Carving-out a niche in the working world is all about building relationships with your colleagues. Having had brief experience in a corporate setting, I can attest to this. A major problem that I encounter is that most of these networking and social opportunities happen over lunch or dinner. This often puts me in a bind. I want to participate in these events, but how can I do so safely?
First of all, you should always plan ahead. A few weeks ago, I wrote an entry regarding buffets and safe dining–this was my first rule. If a group of colleagues arrange to have a dinner after work, use your lunch break to call the establishment in advance. Ask to speak to the general manager and ask whether or not they can guarantee an allergen-free environment. Ask about the nature of the cuisine they prepare and whether or not any of their products contain your specific allergen. Reiterate that you have a life-threatening allergy that is very serious and that the allergy can be triggered by cross-contamination.
Secondly, talk to the restaurant staff in person. If the phone conversation went well, and you feel safe enough to eat at the restaurant, speak to the restaurant staff upon your arrival. Ask to speak to the general manager again, to follow-up on your inquiries, and try to speak to the chef who will be in charge of preparing your food. The chef is usually the best person to talk to since they are the ones actually in the kitchen who are aware of how food is handled. They can best assess if there are likely to be risks of cross-contamination.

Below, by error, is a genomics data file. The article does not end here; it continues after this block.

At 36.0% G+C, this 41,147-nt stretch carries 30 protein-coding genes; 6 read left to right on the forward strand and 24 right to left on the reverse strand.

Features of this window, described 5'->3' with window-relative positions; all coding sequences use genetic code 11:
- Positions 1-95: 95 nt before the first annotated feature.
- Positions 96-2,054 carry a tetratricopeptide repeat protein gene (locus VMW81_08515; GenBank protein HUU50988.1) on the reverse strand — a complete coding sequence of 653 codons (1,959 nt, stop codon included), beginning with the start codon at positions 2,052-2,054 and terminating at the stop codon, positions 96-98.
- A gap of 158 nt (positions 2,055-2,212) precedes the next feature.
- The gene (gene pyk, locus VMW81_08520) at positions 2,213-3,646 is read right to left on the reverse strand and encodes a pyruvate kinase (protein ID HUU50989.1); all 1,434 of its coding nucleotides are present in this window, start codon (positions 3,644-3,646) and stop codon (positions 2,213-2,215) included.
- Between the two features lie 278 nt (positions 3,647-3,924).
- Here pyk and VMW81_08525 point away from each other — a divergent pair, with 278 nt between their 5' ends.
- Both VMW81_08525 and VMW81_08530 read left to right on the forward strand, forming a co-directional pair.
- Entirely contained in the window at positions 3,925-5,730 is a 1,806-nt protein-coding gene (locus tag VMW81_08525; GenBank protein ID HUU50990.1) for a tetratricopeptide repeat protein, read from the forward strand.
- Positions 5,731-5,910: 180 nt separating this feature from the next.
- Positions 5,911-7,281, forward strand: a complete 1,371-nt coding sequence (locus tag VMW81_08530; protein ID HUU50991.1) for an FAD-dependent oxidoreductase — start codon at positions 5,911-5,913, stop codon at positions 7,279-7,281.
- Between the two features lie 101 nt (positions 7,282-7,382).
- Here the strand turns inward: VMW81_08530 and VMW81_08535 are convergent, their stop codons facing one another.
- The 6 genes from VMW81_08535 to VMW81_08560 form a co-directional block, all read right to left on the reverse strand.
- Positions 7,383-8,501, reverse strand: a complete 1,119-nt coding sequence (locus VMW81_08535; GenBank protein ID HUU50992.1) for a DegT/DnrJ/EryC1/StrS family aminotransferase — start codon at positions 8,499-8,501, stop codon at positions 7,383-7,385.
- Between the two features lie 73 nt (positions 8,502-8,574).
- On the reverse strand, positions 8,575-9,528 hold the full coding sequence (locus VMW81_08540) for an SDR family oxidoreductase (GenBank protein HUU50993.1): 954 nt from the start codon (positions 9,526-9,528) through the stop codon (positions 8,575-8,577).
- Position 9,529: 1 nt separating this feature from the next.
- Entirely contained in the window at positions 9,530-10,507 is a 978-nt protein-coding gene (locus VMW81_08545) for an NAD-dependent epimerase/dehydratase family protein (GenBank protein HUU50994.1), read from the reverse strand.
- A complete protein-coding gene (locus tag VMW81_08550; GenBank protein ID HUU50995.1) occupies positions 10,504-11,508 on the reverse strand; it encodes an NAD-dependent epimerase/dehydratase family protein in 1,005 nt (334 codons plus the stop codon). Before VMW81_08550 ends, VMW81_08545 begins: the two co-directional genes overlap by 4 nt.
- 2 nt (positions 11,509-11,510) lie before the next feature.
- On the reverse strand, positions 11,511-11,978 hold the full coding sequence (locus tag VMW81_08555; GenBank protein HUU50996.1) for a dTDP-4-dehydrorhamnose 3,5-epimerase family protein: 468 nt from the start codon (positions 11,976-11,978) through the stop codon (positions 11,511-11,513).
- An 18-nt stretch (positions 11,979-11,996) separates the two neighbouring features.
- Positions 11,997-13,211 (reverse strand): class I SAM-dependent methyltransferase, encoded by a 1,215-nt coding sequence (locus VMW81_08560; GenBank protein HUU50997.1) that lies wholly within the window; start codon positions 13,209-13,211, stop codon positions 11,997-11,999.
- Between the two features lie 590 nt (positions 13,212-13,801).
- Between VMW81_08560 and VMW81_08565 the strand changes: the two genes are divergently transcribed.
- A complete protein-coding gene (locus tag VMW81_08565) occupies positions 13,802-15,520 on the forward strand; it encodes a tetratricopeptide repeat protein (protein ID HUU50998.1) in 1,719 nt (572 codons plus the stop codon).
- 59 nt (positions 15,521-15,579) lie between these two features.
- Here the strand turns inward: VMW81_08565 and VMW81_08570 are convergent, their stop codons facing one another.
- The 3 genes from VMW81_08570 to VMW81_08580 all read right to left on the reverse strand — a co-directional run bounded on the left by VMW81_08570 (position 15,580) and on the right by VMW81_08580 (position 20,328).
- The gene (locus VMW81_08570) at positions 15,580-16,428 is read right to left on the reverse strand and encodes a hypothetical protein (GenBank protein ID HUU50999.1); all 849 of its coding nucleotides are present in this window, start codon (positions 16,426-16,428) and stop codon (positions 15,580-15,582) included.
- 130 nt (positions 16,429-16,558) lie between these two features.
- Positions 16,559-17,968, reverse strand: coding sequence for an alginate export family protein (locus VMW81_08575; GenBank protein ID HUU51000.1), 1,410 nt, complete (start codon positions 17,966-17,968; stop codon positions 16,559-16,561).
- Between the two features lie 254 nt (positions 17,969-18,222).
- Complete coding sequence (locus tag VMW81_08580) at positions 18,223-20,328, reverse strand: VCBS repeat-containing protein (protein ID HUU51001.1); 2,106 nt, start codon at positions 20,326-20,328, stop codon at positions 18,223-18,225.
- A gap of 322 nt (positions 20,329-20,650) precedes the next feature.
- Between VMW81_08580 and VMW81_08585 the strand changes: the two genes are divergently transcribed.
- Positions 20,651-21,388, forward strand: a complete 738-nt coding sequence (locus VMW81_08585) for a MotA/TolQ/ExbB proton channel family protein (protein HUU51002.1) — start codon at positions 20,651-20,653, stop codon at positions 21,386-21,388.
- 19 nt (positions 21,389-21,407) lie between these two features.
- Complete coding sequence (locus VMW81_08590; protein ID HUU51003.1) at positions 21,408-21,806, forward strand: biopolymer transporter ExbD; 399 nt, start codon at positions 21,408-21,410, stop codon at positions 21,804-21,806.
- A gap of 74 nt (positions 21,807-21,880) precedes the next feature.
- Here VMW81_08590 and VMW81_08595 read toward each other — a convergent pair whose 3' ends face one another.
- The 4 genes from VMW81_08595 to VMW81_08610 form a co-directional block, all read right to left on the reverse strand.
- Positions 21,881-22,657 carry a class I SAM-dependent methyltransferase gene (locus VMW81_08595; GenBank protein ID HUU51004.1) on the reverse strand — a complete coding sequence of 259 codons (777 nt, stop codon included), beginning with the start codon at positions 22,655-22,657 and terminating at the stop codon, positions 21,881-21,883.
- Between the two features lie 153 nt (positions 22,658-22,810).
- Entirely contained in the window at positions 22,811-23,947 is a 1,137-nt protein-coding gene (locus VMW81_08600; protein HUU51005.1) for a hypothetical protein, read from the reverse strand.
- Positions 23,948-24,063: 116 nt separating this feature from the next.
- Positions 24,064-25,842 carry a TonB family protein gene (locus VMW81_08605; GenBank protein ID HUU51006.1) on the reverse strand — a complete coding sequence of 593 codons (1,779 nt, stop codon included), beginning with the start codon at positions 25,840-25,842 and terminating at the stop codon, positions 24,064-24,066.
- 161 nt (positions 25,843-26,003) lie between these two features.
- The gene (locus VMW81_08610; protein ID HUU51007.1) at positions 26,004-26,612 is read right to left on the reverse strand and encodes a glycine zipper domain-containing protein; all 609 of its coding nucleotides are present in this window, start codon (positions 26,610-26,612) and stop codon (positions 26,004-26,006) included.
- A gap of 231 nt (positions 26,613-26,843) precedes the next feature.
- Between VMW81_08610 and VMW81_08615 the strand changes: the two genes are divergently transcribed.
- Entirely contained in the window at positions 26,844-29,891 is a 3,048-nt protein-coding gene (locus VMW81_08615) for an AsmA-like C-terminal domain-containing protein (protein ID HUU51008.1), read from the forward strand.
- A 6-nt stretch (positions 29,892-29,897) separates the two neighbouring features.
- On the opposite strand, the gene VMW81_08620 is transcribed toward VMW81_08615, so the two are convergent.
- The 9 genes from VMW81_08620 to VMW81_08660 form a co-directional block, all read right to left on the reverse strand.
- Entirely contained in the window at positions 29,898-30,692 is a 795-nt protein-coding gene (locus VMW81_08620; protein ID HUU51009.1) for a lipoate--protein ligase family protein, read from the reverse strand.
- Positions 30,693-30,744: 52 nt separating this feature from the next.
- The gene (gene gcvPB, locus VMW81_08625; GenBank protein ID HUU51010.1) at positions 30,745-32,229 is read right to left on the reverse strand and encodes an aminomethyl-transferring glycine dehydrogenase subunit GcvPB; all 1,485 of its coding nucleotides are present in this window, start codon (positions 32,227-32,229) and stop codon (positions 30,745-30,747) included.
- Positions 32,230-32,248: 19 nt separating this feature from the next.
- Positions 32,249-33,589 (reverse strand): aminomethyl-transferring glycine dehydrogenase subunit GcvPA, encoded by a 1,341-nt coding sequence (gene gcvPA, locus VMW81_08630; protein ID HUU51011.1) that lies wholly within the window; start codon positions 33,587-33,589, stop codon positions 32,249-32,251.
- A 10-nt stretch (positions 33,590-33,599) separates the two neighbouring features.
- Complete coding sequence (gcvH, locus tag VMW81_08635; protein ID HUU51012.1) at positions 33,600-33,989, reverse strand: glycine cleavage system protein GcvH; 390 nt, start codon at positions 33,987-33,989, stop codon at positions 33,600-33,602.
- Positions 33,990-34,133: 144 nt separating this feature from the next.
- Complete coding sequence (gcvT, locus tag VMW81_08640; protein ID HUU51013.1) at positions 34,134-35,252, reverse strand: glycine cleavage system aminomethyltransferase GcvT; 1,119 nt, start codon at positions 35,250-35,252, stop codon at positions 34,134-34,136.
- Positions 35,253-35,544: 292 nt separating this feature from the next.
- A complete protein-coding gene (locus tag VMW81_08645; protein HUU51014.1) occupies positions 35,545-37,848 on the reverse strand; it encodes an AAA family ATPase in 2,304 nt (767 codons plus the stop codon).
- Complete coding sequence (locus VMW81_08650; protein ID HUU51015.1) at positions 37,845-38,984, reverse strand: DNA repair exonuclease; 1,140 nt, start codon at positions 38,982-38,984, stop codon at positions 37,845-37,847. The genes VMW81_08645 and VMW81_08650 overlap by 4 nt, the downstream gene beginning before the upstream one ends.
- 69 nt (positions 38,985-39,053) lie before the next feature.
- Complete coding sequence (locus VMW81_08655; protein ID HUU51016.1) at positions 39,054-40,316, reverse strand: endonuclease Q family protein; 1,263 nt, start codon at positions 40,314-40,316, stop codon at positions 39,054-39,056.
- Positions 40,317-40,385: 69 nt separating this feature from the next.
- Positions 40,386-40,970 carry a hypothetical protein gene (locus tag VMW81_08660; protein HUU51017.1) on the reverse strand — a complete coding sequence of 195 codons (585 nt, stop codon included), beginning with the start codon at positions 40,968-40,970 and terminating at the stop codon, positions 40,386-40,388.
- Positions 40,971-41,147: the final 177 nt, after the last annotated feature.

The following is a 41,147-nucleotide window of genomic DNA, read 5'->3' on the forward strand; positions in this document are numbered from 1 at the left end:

Finally, choose simple foods to eat. If you feel safe after speaking to both the chef and the manager, scan the menu. Avoid foods that are layered in seasonings, sauces or anything overly-fancy. The simpler the food choice, the safer you are. I usually request a grilled piece of steak (with salt and pepper seasoning) and a baked potato. If you have nut allergies, avoiding salads and desserts, as the risk of cross-contamination in those foods are very high, is usually a good practice.
If you follow these steps, this should alleviate a lot of the worry associated with eating- out when you have allergies. It will also allow you to focus on making a good impression among your peers since you won’t be as concerned about the safety of your food. I hope you will find these tips helpful.
Saverio M.Tags: allergies, Allergies in Popular Culture, Anaphylaxis, Coworkers, Eating out with allergies, nut allergies, personal experience, Saverio M., Workplace health and safety